The Greens expressed concern that Council was in dire financial straits & if left until next year, the situation would only worsen reminding that this issue has been deferred for many years. They believed if the community was asked whether they would pay about $1.60 per week per household or 96 cents per week for lower income households for better roads, better footpaths & better infrastructure, the majority of rate-payers would say yes. They were also worried about Council’s ability to pay staff & ability to maintain the substantial assets we have. They wanted the money raised to be used for priority infrastructure renewal works. They also reminded everyone that it has been 5 years since the last rate increase. They also argued that if left until next year, councillors will be afraid to pass a rate increase because of fearing community backlash with the upcoming election.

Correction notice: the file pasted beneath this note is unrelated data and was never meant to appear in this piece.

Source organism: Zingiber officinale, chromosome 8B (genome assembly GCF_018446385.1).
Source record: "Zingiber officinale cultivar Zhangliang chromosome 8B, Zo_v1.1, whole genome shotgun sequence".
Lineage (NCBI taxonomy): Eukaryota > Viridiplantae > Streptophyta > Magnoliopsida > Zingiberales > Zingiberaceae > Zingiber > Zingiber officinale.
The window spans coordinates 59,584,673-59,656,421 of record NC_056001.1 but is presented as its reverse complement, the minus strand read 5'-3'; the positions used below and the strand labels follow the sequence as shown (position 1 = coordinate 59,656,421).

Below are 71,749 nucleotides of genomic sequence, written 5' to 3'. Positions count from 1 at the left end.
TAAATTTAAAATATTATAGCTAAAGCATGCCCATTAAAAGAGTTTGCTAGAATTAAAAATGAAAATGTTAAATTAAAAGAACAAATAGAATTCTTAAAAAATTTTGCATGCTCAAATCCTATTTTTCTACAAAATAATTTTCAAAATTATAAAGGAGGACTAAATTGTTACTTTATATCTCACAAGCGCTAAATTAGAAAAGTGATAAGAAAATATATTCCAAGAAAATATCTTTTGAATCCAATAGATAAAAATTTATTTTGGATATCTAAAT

The remaining councillors wanted to defer the decision for another year saying that while they were concerned about Council’s financial situation, they wanted to know whether there were other cost saving measures & revenue accruing avenues that could be explored before going the route of raising rates. Some suggestions were closing some of the libraries, advertising on billboards facing the airport road at Tempe, life-cycle planning, community consultation with residents, continuing to educate council staff on safe work practices to reduce worker’s compensation payouts, looking at verge mowing & paid parking, increasing fees to use sports ovals & child-care facilities, getting rid of unnecessary programs & operations & selling off the Marrickville Hospital site (council has not made a decision about its future for some while).